Maureen Dowd, Pulitzer Prize-winning New York Times columnist and author of “Bushworld”
President Bush says the economy is getting stronger. Kerry says Bush is the first president since Herbert Hoover to see a net loss of jobs. Which is it? Could it be both?
Many Americans live to work. But now some are living to find work. There are unemployed factory and textile workers, and more and more, there are white-collar workers who are out of work, and looking. Off-shoring, outsourcing, and the jobless recovery have all had their way with the American worker. Others insist there are opportunities out there. So what’s a president to do about jobs?
Brian Stowell, President of Crown Point Cabinetry in Claremont, NH
Charles Saunders, President of Saunders Thread Company in Gastonia, NC
Mary Phillips, unemployed and looking for work in Tiffin, OH
In a world of pundits dominated by sound bites, high volume shouting and expletives, Mark Steyn stands out for his surgical skill in taking apart liberals. His commentaries come from a hard right conservative perspective skewering the political left in newspapers and magazines throughout the English-speaking world.
But while some embrace him for his humor and intellect, others say his toxic commentary inflames, instead of informs.
Mark Steyn, conservative syndicated columnist for a wide range of publications including the Chicago Sun-Times, National Review, The Washington Times, The Daily Telegraph, The Spectator, and the Jerusalem Post.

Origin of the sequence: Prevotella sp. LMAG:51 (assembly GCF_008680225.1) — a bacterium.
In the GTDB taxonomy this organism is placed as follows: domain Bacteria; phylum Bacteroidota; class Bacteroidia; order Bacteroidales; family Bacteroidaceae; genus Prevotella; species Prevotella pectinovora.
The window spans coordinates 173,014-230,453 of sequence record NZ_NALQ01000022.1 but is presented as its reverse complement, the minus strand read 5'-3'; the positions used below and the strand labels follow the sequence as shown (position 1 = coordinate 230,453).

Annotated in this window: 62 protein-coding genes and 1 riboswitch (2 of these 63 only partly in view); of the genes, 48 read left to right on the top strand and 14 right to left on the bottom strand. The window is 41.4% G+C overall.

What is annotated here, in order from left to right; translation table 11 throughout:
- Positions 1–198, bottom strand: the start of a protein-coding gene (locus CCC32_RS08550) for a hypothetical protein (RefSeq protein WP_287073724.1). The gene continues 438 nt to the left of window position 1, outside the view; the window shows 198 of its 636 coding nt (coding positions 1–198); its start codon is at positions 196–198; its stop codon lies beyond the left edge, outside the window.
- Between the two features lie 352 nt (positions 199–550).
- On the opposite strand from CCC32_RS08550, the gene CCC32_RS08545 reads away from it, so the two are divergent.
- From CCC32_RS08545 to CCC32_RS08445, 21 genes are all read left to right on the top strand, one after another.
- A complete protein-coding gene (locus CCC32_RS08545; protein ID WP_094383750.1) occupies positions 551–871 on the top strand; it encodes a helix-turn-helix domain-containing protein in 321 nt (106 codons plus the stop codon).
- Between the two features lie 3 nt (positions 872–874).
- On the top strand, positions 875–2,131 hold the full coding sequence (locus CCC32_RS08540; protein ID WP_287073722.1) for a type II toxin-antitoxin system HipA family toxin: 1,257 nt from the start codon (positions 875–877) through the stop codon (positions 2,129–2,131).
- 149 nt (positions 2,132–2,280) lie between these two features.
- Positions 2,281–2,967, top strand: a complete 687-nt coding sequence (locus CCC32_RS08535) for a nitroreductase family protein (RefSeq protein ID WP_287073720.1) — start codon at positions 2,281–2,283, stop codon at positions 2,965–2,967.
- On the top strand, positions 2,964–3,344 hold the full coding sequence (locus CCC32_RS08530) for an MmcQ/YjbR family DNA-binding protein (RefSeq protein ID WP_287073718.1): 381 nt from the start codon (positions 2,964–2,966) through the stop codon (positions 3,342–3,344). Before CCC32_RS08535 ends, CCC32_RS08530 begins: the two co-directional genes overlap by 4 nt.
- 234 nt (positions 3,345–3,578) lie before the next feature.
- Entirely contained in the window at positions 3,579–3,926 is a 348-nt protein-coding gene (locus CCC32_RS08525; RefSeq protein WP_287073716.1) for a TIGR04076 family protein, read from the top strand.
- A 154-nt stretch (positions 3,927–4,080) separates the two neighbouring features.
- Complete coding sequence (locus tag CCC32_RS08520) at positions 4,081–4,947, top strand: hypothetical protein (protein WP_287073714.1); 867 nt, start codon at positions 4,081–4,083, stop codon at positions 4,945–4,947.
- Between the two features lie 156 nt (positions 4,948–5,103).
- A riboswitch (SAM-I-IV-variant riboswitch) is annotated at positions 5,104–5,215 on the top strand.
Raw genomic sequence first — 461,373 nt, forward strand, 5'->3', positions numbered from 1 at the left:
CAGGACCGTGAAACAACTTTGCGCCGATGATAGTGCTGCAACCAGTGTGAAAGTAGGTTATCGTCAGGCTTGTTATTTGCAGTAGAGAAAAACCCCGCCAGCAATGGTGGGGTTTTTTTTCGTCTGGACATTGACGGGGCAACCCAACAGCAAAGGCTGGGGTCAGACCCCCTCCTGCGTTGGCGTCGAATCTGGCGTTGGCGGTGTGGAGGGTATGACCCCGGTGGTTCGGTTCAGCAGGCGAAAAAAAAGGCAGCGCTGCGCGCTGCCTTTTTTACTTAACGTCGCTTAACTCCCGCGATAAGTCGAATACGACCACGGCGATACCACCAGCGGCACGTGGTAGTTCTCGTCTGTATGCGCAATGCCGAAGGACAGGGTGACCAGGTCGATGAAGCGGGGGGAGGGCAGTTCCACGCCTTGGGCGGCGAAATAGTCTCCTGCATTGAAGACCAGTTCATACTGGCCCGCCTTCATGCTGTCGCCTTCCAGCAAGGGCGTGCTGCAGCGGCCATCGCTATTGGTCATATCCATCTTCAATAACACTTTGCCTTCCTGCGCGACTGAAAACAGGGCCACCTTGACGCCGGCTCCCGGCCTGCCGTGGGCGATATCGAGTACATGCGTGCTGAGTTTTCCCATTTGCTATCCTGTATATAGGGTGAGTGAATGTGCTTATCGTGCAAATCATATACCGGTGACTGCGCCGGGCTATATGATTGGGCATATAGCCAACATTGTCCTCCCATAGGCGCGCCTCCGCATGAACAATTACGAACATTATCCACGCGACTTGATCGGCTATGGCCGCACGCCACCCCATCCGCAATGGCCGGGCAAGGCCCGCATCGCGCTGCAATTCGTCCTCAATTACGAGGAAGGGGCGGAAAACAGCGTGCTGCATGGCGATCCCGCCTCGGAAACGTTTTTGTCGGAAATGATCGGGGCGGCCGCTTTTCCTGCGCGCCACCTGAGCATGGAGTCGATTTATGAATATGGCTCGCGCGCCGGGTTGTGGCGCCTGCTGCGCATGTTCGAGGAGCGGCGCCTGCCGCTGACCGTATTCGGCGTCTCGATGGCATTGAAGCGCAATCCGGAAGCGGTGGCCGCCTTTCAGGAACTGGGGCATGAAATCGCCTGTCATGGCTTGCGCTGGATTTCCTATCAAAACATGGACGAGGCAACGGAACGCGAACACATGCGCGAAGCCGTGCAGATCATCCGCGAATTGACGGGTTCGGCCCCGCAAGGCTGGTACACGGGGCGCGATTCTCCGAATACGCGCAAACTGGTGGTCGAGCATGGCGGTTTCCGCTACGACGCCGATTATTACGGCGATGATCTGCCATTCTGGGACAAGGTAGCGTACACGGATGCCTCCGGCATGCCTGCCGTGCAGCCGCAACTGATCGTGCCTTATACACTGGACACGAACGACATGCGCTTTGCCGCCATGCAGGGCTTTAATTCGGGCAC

Not since the JFK was forced to address questions about being a Catholic candidate in 1960 has religion been such a persistent campaign issue. A majority of American voters want a president who is deeply grounded in faith. President George Bush has invoked God in his calls for war and to back up socially conservative policies. Senator John Kerry continues to run afoul of the Catholic hierarchy on abortion. A country founded on religious pluralism by religious dissidents, now finds itself unsure, where the church ends and the state begins.
Elizabeth Maxwell, Associate Rector of the Holy Apostles Church and Program Director of the Holy Apostles Soup Kitchen in New York City
James Hilton, Pastor of the First Baptist Church in Orange City, FL.
In his book “The Latino Wave: How Hispanics Will Elect the Next American President,” Jorge Ramos, news anchor for Noticiero Univision, argues that Hispanic voters are becoming more sophisticated — and demanding more than “sombrero and taco politics.” Instead they want candidates who speak to their issues, their values, and their culture. George Bush and John Kerry are paying attention, and pumping millions of dollars into Spanish language ads to try and pull Hispanic voters to their side.
Jorge Ramos, journalist and author of “The Latino Wave: How Hispanics Will Elect the Next American President”
Older Americans are twice as likely to go to the polls as people under 30, a fact not lost on either campaign. That’s why this year there’s been a lot of talk about Medicare and Social Security — issues that are traditionally important to older voters.
But seniors worry about a lot more than pills and bills. Turns out they vote on a range of issues — and this year Iraq and the deficit are at the top of their list.
In the first in our five-part series called The People’s Choice we hear from two voters about who they trust to take care of them and why.
Bill Toomey is a retired Peabody City Councilor
Jim Callahan, AARP Massachusetts Executive Council;
Henry Aaron is a Senior Fellow at The Brookings Institution;